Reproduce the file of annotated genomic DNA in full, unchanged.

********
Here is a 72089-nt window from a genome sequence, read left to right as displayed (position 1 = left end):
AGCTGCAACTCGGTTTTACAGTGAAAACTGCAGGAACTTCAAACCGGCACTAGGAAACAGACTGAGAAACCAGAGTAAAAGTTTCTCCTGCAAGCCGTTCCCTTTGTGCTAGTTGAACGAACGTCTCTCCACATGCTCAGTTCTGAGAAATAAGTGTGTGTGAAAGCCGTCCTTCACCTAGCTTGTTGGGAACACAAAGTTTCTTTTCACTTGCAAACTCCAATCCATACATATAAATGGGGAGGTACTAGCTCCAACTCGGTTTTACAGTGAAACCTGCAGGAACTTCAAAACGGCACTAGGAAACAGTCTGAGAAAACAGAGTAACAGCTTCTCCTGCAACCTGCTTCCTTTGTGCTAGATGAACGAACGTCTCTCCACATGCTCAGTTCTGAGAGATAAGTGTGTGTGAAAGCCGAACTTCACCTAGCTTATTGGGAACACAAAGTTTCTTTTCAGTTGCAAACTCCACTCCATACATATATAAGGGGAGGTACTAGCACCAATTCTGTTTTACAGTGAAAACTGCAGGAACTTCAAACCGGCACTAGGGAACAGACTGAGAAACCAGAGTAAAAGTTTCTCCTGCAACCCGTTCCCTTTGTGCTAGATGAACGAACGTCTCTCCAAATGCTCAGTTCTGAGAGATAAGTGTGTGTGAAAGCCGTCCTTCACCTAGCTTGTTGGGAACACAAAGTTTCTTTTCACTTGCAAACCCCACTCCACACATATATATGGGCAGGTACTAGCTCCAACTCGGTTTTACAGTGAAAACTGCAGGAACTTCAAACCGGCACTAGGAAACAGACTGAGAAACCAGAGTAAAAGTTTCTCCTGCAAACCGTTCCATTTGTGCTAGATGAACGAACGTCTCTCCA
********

Here is a 72089-nt window from a genome sequence, read left to right as displayed (position 1 = left end):
AGCTGCAACTCGGTTTTACAGTGAAAACTGCAGGAACTTCAAACCGGCACTAGGAAACAGACTGAGAAACCAGAGTAAAAGTTTCTCCTGCAAGCCGTTCCCTTTGTGCTAGTTGAACGAACGTCTCTCCACATGCTCAGTTCTGAGAAATAAGTGTGTGTGAAAGCCGTCCTTCACCTAGCTTGTTGGGAACACAAAGTTTCTTTTCACTTGCAAACTCCAATCCATACATATAAATGGGGAGGTACTAGCTCCAACTCGGTTTTACAGTGAAACCTGCAGGAACTTCAAAACGGCACTAGGAAACAGTCTGAGAAAACAGAGTAACAGCTTCTCCTGCAACCTGCTTCCTTTGTGCTAGATGAACGAACGTCTCTCCACATGCTCAGTTCTGAGAGATAAGTGTGTGTGAAAGCCGAACTTCACCTAGCTTATTGGGAACACAAAGTTTCTTTTCAGTTGCAAACTCCACTCCATACATATATAAGGGGAGGTACTAGCACCAATTCTGTTTTACAGTGAAAACTGCAGGAACTTCAAACCGGCACTAGGGAACAGACTGAGAAACCAGAGTAAAAGTTTCTCCTGCAACCCGTTCCCTTTGTGCTAGATGAACGAACGTCTCTCCAAATGCTCAGTTCTGAGAGATAAGTGTGTGTGAAAGCCGTCCTTCACCTAGCTTGTTGGGAACACAAAGTTTCTTTTCACTTGCAAACCCCACTCCACACATATATATGGGCAGGTACTAGCTCCAACTCGGTTTTACAGTGAAAACTGCAGGAACTTCAAACCGGCACTAGGAAACAGACTGAGAAACCAGAGTAAAAGTTTCTCCTGCAAACCGTTCCATTTGTGCTAGATGAACGAACGTCTCTCCA